Even before I’ve managed to work through every bill that made its way through the General Assembly, this session, I’d have to say that legislators did grievous harm to the value of diplomas from Rhode Island public schools. At a minimum, the General Assembly undermined even a pitiful baseline for what the piece of paper proves and catered to the teachers’ unions to limit administrators’ (already meager) leverage in trying to get them to work harder and perform better. There’s really no question, at this point, that the brief ray of work-through-the-system education reform has effectively been blocked out.
That’s a shame, and a tragedy for students who have no choice but to go through government-branded schools in the state.
Salt in the wound is the expressed reasoning of Speaker of the House Nicholas Mattiello (D, Cranston):
“I became frustrated with the waiver process,” he said. “It produced inequitable results. Depending on where you lived, some communities were more liberal than others.” …
“That’s what government is supposed to do,” he said. “In a unique way, it’s supposed to serve the most humble members of our community.”
Notice that it’s Rhode Islanders, specifically students, whom the speaker sees as “humble”; it’s certainly not the legislature, whose members apparently have the massive competence to micromanage an education system serving over 100,000 children during its six-month, part-time adventure in telling other people how they must live.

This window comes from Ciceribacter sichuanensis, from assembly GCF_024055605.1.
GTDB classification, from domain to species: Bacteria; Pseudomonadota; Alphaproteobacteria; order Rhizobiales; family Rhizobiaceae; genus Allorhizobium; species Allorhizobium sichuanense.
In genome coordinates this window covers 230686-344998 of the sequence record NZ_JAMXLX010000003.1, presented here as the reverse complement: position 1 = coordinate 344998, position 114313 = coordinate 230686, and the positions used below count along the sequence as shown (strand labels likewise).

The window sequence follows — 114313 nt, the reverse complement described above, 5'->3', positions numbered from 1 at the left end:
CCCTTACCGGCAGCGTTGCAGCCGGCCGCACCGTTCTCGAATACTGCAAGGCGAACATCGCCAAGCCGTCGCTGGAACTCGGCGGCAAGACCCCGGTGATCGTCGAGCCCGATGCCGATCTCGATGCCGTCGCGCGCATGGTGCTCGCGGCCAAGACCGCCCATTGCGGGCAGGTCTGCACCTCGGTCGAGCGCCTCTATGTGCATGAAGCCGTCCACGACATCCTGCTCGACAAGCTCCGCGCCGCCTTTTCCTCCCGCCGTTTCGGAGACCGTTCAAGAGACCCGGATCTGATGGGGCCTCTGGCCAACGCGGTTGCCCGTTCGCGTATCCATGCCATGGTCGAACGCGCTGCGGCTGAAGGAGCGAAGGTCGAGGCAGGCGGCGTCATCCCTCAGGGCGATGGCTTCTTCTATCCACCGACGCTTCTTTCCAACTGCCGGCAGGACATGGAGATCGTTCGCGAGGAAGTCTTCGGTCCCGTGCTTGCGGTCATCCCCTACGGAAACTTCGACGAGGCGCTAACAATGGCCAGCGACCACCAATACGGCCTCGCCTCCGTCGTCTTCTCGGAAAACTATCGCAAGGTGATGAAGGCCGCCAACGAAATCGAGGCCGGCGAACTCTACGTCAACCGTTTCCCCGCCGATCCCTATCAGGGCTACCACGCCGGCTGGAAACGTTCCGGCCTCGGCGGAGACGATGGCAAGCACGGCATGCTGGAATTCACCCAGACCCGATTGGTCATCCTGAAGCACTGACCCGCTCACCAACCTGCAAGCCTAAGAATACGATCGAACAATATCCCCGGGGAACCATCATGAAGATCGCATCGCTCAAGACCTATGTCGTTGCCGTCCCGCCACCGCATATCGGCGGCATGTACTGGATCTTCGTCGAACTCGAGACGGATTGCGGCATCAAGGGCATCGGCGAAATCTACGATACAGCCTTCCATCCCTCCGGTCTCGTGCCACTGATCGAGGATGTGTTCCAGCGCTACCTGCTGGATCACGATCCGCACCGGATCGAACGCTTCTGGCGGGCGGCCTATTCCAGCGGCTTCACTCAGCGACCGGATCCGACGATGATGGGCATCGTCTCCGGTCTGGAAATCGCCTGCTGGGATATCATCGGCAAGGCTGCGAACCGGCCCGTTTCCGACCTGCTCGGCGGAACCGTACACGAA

Giving communities the ability to set different expectations is exactly the way to ensure that our government is representative. If one town wants to ensure that its diplomas are known far and wide to be proof of a mastery of knowledge and ability to learn, then families that prioritize such things will move there. If a city wants schools that amount to thirteen-year courses in building self-esteem, then it will produce the predictable results.
The General Assembly is not an appeals board for people dissatisfied with their communities to seek a solution that applies to the entire state. Local opposition is one of the few areas of accountability that government-branded schools actually face.
If members of the General Assembly really want to empower families to find the best opportunities for their own children, they should allow parents and guardians to choose where to direct the funds that the system sets aside for their children. It shouldn’t only be wealthier Rhode Islanders who are able to save their children from an unaccountable system that is set up mainly to preserve the high-paying jobs of teachers and the political power of unions.